We’re celebrating Jane Austen on this, the day of her death, with a bevy of posts about her work and legacy. See all the posts here.
A few weeks ago, my friend and I decided to read a book together. I led her up to my collection of books, which ranged all the way from the Renaissance to recent publications. Browsing through the collection, I decided to suggest a Jane Austen book, seeing as I still had multiple unread Austen books sitting on my shelf.
My friend had an almost visceral reaction to that suggestion, shaking her head almost immediately. As if I had suggested something truly unpleasant.
“Have you read her before?” I asked, expecting that maybe Jane Austen wasn’t exactly her cup of tea. She admitted that no, she hadn’t read her.
She explained, “a friend told me that Jane Austen just wrote about silly things like tea parties.” I was taken aback by her admission. Not only because it was a totally wrong judgement on Jane Austen, but because this was a judgement that I had myself when I was just a few years younger and absolutely refused to read Jane Austen books. But why, is the question? Why is this a judgement that so many of us are quick to make about Austen, without often knowing the first thing about her?
It might seem a funny thing to ask when Austen is arguably one of the most famous writers in the world. And her works have not only been adapted over and over again but have been re-imagined into multiple formats. You could even say that much of modern romance would not exist if it weren’t for Jane Austen.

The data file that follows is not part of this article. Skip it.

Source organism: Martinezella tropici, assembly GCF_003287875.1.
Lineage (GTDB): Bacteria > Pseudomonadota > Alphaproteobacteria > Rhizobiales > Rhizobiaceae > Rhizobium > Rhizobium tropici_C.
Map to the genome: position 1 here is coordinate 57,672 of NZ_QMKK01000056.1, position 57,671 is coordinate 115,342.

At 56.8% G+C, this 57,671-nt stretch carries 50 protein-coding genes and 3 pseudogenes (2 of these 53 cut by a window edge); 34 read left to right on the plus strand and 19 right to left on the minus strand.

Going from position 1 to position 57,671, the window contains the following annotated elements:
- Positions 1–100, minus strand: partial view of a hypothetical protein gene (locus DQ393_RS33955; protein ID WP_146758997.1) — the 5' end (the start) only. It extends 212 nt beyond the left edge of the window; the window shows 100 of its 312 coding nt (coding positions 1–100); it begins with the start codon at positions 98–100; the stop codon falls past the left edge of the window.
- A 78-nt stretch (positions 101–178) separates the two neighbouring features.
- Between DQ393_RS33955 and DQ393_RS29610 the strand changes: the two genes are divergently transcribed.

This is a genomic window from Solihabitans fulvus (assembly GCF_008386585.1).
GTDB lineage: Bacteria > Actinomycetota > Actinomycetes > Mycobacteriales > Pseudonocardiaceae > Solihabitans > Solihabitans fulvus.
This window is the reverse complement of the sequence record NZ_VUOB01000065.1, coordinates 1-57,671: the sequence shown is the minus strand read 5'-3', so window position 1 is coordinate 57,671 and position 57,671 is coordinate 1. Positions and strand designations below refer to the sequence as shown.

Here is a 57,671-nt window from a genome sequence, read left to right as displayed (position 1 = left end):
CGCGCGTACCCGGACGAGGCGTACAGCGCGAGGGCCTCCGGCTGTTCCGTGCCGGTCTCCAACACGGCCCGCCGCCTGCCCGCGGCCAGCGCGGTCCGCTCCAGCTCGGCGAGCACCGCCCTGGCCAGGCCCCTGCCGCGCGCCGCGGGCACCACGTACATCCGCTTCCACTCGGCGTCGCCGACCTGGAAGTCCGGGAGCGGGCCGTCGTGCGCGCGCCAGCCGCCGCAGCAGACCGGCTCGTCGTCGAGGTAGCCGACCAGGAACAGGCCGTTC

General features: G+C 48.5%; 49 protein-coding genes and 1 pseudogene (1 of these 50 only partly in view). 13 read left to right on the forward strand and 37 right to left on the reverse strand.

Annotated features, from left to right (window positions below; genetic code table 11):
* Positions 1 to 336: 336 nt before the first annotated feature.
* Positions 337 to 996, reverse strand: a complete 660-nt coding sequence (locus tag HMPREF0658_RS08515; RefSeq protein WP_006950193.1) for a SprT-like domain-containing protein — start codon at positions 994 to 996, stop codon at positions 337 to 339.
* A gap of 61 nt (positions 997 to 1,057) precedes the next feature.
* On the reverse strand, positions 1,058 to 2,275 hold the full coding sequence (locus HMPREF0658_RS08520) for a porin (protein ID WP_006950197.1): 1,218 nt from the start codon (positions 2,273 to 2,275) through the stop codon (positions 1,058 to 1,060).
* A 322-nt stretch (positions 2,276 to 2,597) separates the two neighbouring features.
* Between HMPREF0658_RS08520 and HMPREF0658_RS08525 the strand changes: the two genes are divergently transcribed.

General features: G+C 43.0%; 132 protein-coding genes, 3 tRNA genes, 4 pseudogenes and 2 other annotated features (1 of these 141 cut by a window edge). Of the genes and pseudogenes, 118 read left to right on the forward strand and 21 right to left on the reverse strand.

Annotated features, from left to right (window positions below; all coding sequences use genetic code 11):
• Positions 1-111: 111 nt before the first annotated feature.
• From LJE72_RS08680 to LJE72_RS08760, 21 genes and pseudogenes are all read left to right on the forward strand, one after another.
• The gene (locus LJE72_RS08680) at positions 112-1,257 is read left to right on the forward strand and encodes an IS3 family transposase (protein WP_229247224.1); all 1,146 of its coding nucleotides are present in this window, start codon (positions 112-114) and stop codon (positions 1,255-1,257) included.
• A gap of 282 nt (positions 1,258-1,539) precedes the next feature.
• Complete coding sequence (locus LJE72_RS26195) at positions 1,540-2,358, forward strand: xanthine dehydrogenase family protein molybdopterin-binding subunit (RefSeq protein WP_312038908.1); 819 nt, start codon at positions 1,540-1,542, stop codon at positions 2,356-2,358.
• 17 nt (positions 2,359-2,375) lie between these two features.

So why is it, then, that there is such a large population who feel they can easily dismiss Jane Austen without any forethought? Without deciding that they ever need to give her a chance?
The answer is, unfortunately, obvious: misogyny. For all of Jane Austen’s talents, she has been pigeonholed into romance, a genre that is still seen as inferior, and often not considered to be serious literature.
I began reading Jane Austen during an academic internship. Writing a paper on explorations of class relations by Dickens and Austen, I was finally forced to address my own prejudices and problematic views. The more I read Austen, the more I realised just how important her work was. Austen was not only a famous novelist who paved the way for more female writers, but she was also a writer who heavily engaged with criticism of her times.
She wrote about the social pressures that women faced. About marriage and class constrictions. And her allusion to slave labour in Mansfield Park has been widely interpreted. But many interpretations do suggest that it was Austen’s way to show how wealthy families of that time benefitted from slave labour in the Caribbean.
Her female characters were also totally feminist. Especially for their time. They were turning down marriage proposals and making their own decisions about love and marriage, in a time when these choices were not necessarily afforded to women. Whatever else Jane Austen was doing, she certainly wasn’t writing books about silly things. She was, in fact, writing books that gave voices to women. And these books have resounded with people for centuries.
There are so many things that are admirable about Austen’s books, and clearly many who think so. But for those, like past-me or my friend, who have prejudiced views about her work, I urge you to broaden your horizons and not fall into the kind of thinking that dismisses literature about women as frivolous.
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